Getting a degree today is more beneficial than it was in 1980 because a person can make 70 percent more than a high school graduate if they get a college degree compared to 1980 where a person made only up to 30 percent more than somebody who was only a high school graduate (Becker, Murphy 582-583). If the minimum wage continues to increase to accommodate those who are below the poverty level, then income inequality will become less and less. If this happens, there will be less motivation to go to college and get a degree. Becker and Murphy also believe that the increase in educated individuals will result in economic growth, “The potential generated by higher returns to education extends from individuals to the economy as a whole. Growth in the education level of the population has been a significant source of rising wages, productivity, and living standards over the past century” (Becker, Murphy 585-586). In other words, the higher returns to individuals who receive higher education results in higher wages which excites the economy.
In conclusion, raising the minimum wage would not be beneficial. If the minimum wage were increased it would increase prices of consumer goods for everybody; including those who did not receive a wage increase. This could in turn result in less spending to boost the economy. A minimum wage increase would also increase poverty because companies may cut hours or fire employees to make up for higher employment costs. In addition, raising minimum wage will put a drag on the economy because people will spend money in the first year on things such as cars and houses, which are financed. However, after the first year they will spend more money to pay off the debts they incurred and thus will spend less money to stimulate the economy. Also, not increasing the federal minimum wage has resulted in a lot of people getting a college education, and those who receive a college education making much more than a person who does not. For these reasons, minimum wage would be better left where it is at. Instead of raising minimum wage, different policies should be put into place to help those who are in poverty.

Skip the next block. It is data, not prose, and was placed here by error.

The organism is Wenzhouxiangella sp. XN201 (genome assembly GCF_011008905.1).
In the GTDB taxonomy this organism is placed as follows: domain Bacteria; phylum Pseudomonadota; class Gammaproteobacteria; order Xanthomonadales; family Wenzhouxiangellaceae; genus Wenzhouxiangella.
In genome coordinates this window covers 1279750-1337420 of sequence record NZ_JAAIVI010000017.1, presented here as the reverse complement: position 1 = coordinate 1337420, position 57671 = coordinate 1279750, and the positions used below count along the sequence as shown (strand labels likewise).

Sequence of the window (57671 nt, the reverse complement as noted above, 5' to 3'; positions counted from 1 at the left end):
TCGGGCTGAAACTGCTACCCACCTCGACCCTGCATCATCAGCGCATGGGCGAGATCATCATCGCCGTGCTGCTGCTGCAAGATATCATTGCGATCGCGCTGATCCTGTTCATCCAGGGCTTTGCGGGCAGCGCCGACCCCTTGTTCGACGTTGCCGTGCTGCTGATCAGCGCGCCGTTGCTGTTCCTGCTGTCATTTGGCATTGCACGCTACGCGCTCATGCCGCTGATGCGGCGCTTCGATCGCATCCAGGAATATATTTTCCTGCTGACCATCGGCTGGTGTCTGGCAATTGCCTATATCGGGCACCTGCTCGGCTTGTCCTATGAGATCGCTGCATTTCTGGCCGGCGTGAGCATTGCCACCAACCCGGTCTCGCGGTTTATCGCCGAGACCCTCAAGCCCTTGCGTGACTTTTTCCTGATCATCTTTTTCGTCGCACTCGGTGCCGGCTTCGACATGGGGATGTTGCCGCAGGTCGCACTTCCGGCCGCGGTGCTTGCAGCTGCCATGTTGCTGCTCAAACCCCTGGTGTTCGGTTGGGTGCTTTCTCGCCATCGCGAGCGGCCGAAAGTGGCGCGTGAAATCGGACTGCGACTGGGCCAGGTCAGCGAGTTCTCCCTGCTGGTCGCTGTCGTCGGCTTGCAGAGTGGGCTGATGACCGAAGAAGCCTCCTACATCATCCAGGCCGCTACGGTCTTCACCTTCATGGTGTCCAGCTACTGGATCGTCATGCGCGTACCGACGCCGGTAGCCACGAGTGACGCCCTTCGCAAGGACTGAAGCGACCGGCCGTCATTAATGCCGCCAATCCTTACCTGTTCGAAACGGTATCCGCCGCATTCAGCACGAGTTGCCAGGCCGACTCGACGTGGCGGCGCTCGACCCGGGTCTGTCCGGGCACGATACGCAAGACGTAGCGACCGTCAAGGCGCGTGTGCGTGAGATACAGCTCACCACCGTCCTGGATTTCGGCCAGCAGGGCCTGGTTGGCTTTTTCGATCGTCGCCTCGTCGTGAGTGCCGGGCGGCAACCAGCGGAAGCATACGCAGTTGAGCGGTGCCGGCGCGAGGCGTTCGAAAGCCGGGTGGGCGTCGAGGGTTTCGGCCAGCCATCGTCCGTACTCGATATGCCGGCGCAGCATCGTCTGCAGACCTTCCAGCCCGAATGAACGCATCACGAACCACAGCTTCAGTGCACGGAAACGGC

David Leonhardt believes that that there is a great inequality between the rich and the poor. In his essay “Inequality Has Been Going on Forever…But that Doesn’t Mean It’s Inevitable” Leonhardt argues that the rising inequality between the rich and the poor in our country hasn’t always been there. Leonhardt states that “not so long ago, the rich owned a much smaller share of this country’s resources” (543). This means that the rich have been accumulating most of the wealth in our country. Leonhardt believes that this can be changed by education. “The Great income gains for the American middle class and the poor in the mid-to-late 20th century came after this country made high school universal and turned itself into the most educated nation in the world” (546). He believes that with the more education in a society the equal the society will be.